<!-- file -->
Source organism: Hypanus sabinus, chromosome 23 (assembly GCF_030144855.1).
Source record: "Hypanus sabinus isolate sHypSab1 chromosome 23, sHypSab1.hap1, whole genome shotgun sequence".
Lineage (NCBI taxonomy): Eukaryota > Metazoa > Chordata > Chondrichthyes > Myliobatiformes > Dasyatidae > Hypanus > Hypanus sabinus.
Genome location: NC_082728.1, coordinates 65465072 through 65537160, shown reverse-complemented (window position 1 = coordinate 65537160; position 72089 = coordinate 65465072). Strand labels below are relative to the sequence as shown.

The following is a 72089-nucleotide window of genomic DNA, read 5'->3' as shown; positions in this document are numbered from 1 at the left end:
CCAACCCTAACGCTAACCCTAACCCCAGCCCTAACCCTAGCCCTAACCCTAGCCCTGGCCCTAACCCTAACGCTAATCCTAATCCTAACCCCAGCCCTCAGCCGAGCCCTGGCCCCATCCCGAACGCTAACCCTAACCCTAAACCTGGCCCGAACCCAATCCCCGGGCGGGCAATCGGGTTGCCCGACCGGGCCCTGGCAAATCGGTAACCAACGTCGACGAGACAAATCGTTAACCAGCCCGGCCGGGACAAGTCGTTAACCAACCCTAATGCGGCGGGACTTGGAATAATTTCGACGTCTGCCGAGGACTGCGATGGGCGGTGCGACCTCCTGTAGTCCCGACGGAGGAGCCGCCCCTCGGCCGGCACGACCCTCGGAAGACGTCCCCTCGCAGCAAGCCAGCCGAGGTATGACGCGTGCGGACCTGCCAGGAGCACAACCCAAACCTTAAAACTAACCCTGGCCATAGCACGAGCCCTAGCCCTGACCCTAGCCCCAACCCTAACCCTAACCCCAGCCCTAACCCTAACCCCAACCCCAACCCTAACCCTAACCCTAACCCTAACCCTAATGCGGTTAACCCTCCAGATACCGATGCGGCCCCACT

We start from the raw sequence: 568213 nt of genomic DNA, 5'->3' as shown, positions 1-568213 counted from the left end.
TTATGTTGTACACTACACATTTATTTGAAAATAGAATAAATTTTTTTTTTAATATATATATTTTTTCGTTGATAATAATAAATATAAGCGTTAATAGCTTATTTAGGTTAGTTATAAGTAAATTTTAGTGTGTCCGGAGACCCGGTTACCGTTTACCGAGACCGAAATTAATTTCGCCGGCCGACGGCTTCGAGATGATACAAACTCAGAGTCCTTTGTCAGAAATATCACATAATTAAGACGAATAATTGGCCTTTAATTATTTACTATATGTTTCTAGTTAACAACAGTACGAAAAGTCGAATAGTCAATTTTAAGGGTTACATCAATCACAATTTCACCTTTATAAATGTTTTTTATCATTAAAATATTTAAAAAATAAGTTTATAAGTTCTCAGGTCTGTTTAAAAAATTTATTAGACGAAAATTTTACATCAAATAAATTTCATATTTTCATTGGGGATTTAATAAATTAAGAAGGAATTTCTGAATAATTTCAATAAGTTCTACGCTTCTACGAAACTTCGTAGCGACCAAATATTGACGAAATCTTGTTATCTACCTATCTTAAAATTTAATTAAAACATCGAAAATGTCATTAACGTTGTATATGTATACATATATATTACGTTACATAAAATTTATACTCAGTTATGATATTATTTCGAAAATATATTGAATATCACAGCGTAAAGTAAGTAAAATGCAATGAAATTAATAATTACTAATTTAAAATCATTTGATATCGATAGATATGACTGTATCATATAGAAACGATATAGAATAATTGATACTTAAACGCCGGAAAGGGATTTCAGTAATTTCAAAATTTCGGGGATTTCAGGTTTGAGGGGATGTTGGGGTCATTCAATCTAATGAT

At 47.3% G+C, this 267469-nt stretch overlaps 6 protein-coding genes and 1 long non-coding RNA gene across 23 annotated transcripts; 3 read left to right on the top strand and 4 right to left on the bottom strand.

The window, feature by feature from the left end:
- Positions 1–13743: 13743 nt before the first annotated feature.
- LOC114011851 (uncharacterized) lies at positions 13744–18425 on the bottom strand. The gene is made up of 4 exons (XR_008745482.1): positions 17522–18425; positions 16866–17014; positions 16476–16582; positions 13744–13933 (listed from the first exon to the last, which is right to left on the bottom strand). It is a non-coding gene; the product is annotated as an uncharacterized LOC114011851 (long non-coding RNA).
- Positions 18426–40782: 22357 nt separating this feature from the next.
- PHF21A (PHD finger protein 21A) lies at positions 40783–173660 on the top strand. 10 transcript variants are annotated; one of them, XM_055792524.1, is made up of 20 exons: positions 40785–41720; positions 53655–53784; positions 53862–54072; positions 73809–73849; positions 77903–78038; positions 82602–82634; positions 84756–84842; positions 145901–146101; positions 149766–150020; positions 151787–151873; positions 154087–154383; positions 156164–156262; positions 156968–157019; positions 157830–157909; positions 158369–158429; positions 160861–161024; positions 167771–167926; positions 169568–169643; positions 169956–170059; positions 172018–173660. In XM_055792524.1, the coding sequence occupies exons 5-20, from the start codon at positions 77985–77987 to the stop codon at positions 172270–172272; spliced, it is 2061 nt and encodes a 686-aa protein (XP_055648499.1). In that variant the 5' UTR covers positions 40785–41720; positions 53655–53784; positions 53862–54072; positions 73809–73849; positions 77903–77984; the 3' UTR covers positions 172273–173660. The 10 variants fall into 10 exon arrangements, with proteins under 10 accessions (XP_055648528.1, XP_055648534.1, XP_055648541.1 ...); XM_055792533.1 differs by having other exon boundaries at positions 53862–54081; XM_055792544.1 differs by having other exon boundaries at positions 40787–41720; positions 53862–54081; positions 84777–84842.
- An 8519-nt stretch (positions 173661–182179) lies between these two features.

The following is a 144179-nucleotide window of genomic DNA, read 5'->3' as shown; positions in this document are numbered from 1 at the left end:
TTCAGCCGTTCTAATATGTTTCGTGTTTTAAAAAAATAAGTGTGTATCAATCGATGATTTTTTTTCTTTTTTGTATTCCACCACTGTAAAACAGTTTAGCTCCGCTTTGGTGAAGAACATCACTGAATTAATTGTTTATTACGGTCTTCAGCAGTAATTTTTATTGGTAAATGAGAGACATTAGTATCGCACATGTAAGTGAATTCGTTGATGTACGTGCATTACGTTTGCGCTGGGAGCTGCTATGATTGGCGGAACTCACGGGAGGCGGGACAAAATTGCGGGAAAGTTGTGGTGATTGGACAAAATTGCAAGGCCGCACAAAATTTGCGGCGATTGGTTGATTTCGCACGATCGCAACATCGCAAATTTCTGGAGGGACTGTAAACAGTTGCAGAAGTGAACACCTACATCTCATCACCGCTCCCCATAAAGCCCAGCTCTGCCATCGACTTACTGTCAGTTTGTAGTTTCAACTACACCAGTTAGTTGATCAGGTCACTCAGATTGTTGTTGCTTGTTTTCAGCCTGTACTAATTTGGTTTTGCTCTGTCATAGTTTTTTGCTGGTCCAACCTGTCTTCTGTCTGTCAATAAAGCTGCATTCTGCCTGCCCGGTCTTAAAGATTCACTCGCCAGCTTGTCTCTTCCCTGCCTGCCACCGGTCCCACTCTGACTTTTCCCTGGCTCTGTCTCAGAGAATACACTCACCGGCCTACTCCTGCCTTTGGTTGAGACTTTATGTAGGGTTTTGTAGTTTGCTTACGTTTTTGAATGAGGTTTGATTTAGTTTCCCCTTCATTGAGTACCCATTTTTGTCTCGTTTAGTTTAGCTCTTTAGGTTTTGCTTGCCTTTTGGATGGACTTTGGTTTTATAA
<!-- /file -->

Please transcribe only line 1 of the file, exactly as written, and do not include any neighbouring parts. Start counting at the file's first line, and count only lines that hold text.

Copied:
Source organism: Hypanus sabinus, chromosome 23 (assembly GCF_030144855.1).